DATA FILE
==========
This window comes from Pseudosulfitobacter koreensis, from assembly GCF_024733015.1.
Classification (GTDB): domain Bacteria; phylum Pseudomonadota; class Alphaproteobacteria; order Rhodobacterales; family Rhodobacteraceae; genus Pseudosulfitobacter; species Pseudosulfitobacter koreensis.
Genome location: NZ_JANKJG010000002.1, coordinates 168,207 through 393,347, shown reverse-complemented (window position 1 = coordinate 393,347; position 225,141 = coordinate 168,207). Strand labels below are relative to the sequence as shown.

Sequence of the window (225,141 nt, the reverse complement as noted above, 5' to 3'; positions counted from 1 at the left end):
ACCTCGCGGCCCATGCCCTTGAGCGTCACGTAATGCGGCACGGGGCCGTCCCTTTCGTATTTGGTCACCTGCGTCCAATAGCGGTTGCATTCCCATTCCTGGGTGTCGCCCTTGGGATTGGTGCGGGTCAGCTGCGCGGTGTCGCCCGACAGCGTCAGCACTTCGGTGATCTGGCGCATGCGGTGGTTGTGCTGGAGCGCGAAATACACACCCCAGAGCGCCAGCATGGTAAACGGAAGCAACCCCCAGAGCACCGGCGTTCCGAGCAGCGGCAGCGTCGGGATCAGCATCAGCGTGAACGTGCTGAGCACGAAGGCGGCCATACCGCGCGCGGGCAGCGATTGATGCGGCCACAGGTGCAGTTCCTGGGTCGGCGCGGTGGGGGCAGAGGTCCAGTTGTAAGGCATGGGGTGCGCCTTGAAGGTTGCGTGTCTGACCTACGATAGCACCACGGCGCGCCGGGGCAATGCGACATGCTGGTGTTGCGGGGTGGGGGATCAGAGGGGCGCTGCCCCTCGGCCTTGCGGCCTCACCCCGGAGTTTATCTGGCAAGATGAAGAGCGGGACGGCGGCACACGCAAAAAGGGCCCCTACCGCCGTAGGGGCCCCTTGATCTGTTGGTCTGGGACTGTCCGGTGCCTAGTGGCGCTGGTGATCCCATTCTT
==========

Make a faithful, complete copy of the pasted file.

This window comes from Pseudosulfitobacter koreensis, from assembly GCF_024733015.1.
Classification (GTDB): domain Bacteria; phylum Pseudomonadota; class Alphaproteobacteria; order Rhodobacterales; family Rhodobacteraceae; genus Pseudosulfitobacter; species Pseudosulfitobacter koreensis.
Genome location: NZ_JANKJG010000002.1, coordinates 168,207 through 393,347, shown reverse-complemented (window position 1 = coordinate 393,347; position 225,141 = coordinate 168,207). Strand labels below are relative to the sequence as shown.

Sequence of the window (225,141 nt, the reverse complement as noted above, 5' to 3'; positions counted from 1 at the left end):
ACCTCGCGGCCCATGCCCTTGAGCGTCACGTAATGCGGCACGGGGCCGTCCCTTTCGTATTTGGTCACCTGCGTCCAATAGCGGTTGCATTCCCATTCCTGGGTGTCGCCCTTGGGATTGGTGCGGGTCAGCTGCGCGGTGTCGCCCGACAGCGTCAGCACTTCGGTGATCTGGCGCATGCGGTGGTTGTGCTGGAGCGCGAAATACACACCCCAGAGCGCCAGCATGGTAAACGGAAGCAACCCCCAGAGCACCGGCGTTCCGAGCAGCGGCAGCGTCGGGATCAGCATCAGCGTGAACGTGCTGAGCACGAAGGCGGCCATACCGCGCGCGGGCAGCGATTGATGCGGCCACAGGTGCAGTTCCTGGGTCGGCGCGGTGGGGGCAGAGGTCCAGTTGTAAGGCATGGGGTGCGCCTTGAAGGTTGCGTGTCTGACCTACGATAGCACCACGGCGCGCCGGGGCAATGCGACATGCTGGTGTTGCGGGGTGGGGGATCAGAGGGGCGCTGCCCCTCGGCCTTGCGGCCTCACCCCGGAGTTTATCTGGCAAGATGAAGAGCGGGACGGCGGCACACGCAAAAAGGGCCCCTACCGCCGTAGGGGCCCCTTGATCTGTTGGTCTGGGACTGTCCGGTGCCTAGTGGCGCTGGTGATCCCATTCTT